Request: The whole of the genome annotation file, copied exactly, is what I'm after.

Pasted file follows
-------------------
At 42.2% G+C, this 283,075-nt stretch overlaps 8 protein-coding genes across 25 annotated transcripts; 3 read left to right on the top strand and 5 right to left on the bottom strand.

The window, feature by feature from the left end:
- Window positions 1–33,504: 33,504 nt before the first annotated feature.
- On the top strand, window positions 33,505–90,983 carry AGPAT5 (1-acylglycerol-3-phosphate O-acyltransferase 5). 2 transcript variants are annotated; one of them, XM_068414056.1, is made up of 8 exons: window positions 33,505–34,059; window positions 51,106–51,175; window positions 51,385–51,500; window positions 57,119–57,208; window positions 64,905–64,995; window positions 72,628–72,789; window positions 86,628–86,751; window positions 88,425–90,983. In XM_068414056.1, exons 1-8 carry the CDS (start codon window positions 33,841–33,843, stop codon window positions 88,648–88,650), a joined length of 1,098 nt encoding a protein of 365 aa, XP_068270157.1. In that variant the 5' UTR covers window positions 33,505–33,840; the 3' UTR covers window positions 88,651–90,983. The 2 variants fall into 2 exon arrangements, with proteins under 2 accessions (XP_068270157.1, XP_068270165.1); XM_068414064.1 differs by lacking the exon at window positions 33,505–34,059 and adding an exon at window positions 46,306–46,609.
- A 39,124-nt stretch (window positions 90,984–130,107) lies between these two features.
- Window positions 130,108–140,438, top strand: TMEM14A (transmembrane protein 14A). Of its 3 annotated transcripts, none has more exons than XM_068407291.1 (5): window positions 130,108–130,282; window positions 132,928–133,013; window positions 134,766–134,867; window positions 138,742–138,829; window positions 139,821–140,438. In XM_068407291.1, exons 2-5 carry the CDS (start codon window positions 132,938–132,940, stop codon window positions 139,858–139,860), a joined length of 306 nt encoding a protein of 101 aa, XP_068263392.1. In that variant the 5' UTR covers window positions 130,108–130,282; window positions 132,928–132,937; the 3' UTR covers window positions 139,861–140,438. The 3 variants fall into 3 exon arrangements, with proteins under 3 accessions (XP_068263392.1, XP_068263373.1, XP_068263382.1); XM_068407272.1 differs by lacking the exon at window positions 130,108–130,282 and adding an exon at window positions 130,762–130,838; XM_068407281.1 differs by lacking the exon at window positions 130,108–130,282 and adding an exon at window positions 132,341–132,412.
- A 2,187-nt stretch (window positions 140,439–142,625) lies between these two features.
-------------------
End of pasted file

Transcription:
At 42.2% G+C, this 283,075-nt stretch overlaps 8 protein-coding genes across 25 annotated transcripts; 3 read left to right on the top strand and 5 right to left on the bottom strand.

The window, feature by feature from the left end:
- Window positions 1–33,504: 33,504 nt before the first annotated feature.
- On the top strand, window positions 33,505–90,983 carry AGPAT5 (1-acylglycerol-3-phosphate O-acyltransferase 5). 2 transcript variants are annotated; one of them, XM_068414056.1, is made up of 8 exons: window positions 33,505–34,059; window positions 51,106–51,175; window positions 51,385–51,500; window positions 57,119–57,208; window positions 64,905–64,995; window positions 72,628–72,789; window positions 86,628–86,751; window positions 88,425–90,983. In XM_068414056.1, exons 1-8 carry the CDS (start codon window positions 33,841–33,843, stop codon window positions 88,648–88,650), a joined length of 1,098 nt encoding a protein of 365 aa, XP_068270157.1. In that variant the 5' UTR covers window positions 33,505–33,840; the 3' UTR covers window positions 88,651–90,983. The 2 variants fall into 2 exon arrangements, with proteins under 2 accessions (XP_068270157.1, XP_068270165.1); XM_068414064.1 differs by lacking the exon at window positions 33,505–34,059 and adding an exon at window positions 46,306–46,609.
- A 39,124-nt stretch (window positions 90,984–130,107) lies between these two features.
- Window positions 130,108–140,438, top strand: TMEM14A (transmembrane protein 14A). Of its 3 annotated transcripts, none has more exons than XM_068407291.1 (5): window positions 130,108–130,282; window positions 132,928–133,013; window positions 134,766–134,867; window positions 138,742–138,829; window positions 139,821–140,438. In XM_068407291.1, exons 2-5 carry the CDS (start codon window positions 132,938–132,940, stop codon window positions 139,858–139,860), a joined length of 306 nt encoding a protein of 101 aa, XP_068263392.1. In that variant the 5' UTR covers window positions 130,108–130,282; window positions 132,928–132,937; the 3' UTR covers window positions 139,861–140,438. The 3 variants fall into 3 exon arrangements, with proteins under 3 accessions (XP_068263392.1, XP_068263373.1, XP_068263382.1); XM_068407272.1 differs by lacking the exon at window positions 130,108–130,282 and adding an exon at window positions 130,762–130,838; XM_068407281.1 differs by lacking the exon at window positions 130,108–130,282 and adding an exon at window positions 132,341–132,412.
- A 2,187-nt stretch (window positions 140,439–142,625) lies between these two features.